This paper discusses different approaches to the measurement of global interpersonal in equality. Trends in global interpersonal inequality during 1975-2005 are measured using data from UNU-WIDER’s World Income Inequality Database. In order to better understand the trends, global interpersonal inequality is decomposed into within-country and between-country inequality. The paper illustrates that the relationship between global interpersonal inequality and these constituent components is a complex one. In particular, we demonstrate that the changes in China’s and India’s income distributions over the past 30 years have simultaneously caused inequality to rise domestically in those countries, while tending to reduce global inter-personal inequality. In light of these findings, we reflect on the meaning and policy relevance of global vis-à-vis domestic inequality measures.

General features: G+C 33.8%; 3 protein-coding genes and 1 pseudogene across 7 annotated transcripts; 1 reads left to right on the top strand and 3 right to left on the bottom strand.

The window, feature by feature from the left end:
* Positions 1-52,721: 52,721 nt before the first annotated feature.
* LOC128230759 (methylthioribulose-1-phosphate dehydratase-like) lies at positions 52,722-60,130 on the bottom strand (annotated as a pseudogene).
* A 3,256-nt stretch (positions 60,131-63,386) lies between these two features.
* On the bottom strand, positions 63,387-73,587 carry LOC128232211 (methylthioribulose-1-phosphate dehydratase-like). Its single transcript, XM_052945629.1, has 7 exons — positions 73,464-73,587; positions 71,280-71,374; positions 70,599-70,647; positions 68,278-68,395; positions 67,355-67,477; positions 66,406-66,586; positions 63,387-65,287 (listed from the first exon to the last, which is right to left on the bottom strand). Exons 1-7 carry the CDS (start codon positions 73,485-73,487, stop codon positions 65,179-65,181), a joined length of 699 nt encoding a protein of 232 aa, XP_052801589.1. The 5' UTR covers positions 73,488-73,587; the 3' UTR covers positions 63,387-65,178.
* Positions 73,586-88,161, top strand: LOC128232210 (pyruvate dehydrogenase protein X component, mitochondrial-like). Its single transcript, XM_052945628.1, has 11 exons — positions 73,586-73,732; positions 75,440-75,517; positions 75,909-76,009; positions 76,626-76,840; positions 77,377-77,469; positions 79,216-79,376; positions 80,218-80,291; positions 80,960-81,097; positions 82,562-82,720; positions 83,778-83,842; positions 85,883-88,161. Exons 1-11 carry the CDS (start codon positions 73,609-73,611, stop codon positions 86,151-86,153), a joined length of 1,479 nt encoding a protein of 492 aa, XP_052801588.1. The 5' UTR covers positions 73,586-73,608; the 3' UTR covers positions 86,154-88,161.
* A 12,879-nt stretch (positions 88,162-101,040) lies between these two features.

Nino-Zarazua, M.; Roope, L.; Tarp, F. Global interpersonal inequality: Trends and measurement. UNU-WIDER, Helsinki, Finland (2014) 30 pp. ISBN 978-92-9230-722-6 [WIDER Working Paper No. 2014/004]